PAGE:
But, if I'm mixing w/ a daw (even if I'm mixing on an analog board and the daw is my tape machine) THE BEST WAY TO DE_ESS is to not use a DeEsser at all, and instead zoom into all the spots where there's a 'S' to fix and do a volume ride (anwhere from 4-6-10-? db) on just that part of the beginning wave-form where the huge 'S' build-up is...THIS WAY IS THE BOMB.


    -----------------
    UNRELATED DeEsser Trick
    ----------------
    As an unrelated bonus...here's something you can use as outboard analog deEsddr for if you are trackng drums.
    For Snare. Weather you use 1 mic on top, or two (top & bottom), etc. bus the snare to two tracks. Track #2 will be our unprocessed snare for when they go to the sidestick. On bus# 1 go through a DeEsser first, then a compressor. Hit the DeEsser hard @2.5k with 10db of gain reduction, then kiss the compressor @4:1 with a 1/4 to 1/2 db of gain reduction. This works great on loud rock drums with heavy hat. Your OH's still get the "air" of the snare..this will give you more shell. And you switch to or ride up the unprocessed track for side-stick sections.
    ------------------
     
  11. mixopenta

    mixopenta Guest

    Thanks Recorderman, Great tips. I will try them out right away, as I'm scheduled for doing vocaltracks this weekend. :)

    RO rocks! :p:
     
  12. Alécio Costa - Brazil

    Alécio Costa - Brazil Well-Known Member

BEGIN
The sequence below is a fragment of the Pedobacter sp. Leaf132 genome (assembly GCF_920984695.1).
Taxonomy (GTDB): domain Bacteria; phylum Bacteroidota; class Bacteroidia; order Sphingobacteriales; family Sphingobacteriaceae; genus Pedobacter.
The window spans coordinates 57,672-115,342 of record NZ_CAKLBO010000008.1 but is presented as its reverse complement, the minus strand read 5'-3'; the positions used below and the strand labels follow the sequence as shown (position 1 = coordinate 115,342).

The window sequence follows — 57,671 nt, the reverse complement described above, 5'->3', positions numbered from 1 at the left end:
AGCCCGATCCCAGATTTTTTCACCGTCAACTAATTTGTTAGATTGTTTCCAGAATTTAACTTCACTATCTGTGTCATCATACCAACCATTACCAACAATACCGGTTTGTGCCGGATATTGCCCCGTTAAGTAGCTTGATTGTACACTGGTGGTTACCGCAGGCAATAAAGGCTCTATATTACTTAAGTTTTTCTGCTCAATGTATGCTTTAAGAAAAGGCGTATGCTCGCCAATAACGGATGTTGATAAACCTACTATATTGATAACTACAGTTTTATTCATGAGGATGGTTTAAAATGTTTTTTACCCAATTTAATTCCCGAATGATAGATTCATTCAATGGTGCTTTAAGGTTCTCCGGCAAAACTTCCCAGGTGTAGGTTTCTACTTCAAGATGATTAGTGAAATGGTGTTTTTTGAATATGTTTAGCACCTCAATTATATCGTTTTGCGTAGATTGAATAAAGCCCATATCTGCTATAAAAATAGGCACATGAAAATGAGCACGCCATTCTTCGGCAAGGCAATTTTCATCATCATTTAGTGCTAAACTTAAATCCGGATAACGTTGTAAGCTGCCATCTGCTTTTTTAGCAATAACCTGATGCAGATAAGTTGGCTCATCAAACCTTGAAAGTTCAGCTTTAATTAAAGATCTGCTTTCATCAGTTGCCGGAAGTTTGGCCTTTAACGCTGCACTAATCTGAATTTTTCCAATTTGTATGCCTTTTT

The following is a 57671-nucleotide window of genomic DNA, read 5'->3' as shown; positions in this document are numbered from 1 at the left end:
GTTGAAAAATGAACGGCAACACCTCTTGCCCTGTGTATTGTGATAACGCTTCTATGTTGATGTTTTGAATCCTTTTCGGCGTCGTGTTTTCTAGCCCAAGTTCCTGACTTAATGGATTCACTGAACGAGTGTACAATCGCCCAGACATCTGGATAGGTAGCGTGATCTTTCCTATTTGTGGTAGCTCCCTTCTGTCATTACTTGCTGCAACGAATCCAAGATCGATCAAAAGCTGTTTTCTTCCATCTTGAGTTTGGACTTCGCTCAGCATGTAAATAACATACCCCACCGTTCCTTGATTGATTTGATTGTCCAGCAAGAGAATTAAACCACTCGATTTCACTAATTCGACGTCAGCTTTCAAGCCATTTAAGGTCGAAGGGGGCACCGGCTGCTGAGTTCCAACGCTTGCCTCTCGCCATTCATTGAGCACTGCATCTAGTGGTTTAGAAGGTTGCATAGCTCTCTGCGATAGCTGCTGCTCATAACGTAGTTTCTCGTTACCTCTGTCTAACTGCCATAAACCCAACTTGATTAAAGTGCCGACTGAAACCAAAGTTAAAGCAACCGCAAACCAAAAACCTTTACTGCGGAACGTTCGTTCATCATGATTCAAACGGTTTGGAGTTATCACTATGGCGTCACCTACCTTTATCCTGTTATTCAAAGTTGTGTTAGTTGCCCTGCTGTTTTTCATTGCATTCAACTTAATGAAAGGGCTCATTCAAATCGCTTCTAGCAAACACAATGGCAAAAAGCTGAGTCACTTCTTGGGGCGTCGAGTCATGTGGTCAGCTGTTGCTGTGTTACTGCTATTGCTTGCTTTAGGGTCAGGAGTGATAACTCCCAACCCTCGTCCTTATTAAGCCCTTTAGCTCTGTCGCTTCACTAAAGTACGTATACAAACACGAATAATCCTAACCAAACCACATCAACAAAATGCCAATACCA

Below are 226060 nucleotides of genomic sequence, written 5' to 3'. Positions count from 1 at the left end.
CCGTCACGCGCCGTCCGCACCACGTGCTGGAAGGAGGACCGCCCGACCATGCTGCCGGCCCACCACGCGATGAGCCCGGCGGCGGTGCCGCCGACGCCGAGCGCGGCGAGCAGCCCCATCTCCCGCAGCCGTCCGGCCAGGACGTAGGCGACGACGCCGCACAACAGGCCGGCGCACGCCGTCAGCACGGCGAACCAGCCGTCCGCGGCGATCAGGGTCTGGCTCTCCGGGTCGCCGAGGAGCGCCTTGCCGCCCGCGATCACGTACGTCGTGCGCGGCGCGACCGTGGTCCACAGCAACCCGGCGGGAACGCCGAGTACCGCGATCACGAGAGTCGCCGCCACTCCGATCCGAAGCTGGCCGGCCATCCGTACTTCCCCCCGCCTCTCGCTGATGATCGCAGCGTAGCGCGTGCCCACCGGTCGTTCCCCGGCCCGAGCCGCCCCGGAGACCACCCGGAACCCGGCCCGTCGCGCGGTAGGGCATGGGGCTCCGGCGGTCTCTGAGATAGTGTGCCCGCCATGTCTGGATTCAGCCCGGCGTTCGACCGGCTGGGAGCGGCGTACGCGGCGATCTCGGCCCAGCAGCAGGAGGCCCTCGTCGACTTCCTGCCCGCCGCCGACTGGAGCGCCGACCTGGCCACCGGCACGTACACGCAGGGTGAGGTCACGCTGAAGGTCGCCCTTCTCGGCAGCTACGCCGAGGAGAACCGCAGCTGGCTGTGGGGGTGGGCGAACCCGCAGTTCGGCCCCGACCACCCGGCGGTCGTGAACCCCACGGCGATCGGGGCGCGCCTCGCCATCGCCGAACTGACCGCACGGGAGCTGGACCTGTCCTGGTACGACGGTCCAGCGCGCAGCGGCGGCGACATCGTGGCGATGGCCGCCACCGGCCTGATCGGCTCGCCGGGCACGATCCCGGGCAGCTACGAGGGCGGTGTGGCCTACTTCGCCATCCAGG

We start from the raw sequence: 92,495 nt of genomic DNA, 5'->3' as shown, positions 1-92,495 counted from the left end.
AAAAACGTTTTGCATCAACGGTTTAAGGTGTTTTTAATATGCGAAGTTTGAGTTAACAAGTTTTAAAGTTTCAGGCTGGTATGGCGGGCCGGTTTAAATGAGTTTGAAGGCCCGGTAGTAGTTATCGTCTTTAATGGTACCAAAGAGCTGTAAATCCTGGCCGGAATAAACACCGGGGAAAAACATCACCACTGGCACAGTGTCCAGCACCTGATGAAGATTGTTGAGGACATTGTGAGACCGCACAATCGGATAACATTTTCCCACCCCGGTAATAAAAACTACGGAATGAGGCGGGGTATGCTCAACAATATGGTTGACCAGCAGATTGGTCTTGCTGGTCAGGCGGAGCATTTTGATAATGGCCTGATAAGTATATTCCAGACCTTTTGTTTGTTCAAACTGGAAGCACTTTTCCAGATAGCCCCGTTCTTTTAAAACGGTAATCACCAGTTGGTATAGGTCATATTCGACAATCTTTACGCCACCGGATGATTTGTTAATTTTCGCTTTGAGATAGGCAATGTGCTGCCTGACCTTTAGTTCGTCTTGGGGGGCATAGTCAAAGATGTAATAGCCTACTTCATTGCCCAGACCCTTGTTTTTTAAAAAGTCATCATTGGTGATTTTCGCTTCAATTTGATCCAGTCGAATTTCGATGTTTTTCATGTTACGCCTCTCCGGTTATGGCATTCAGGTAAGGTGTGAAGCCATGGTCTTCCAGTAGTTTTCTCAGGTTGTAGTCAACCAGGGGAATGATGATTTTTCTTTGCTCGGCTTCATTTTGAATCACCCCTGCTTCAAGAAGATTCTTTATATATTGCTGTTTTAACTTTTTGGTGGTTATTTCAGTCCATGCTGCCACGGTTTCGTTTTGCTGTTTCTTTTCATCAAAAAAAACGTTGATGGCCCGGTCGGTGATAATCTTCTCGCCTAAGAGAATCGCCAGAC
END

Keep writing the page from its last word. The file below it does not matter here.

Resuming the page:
I would de-ess post eq.
    Comp > Eq > de-ess. :s:
     
  13. Kurt Foster

    Kurt Foster Distinguished Member

    ACB,
    Like RM says, I would de ess first, then comp and eq, or eq and comp. The de esser will work better on a un compressed signal and then you will have a cleaner track to process with eq and dynamics.
     
  14. realdynamix

    realdynamix Well-Known Member

    :) A diamond in the rough, thanks RM!

    --Rick
     
  15. RecorderMan

    RecorderMan Distinguished Member

    anyyway that works for you works....period.

    I myself generally chain in this way.
    DeEss (if I'm using one)-limiters (High threshold and high ratio, gain reduction of about 1db)-compressor (low ration; 2.5:1 to 3.5: to 1 at about 4-5db if it's a 160, if it's an 1176 then 4:1)-then EQ. Just one scenario. As Andy Johns has stated in the past...one good reason to compress first is that compressors by thier nature knind of reinforce and build up the fundamental, rollin off the top as they do. So If you're trying to add top with the EQ your fighting yourself (not to mention the old adage that if you tweak your qe your affecting yuor compression). Where I do stray from this is either if & when & use a high-pass filter (first in line) or just some subtractive EQ (usually on a badly recorded tack).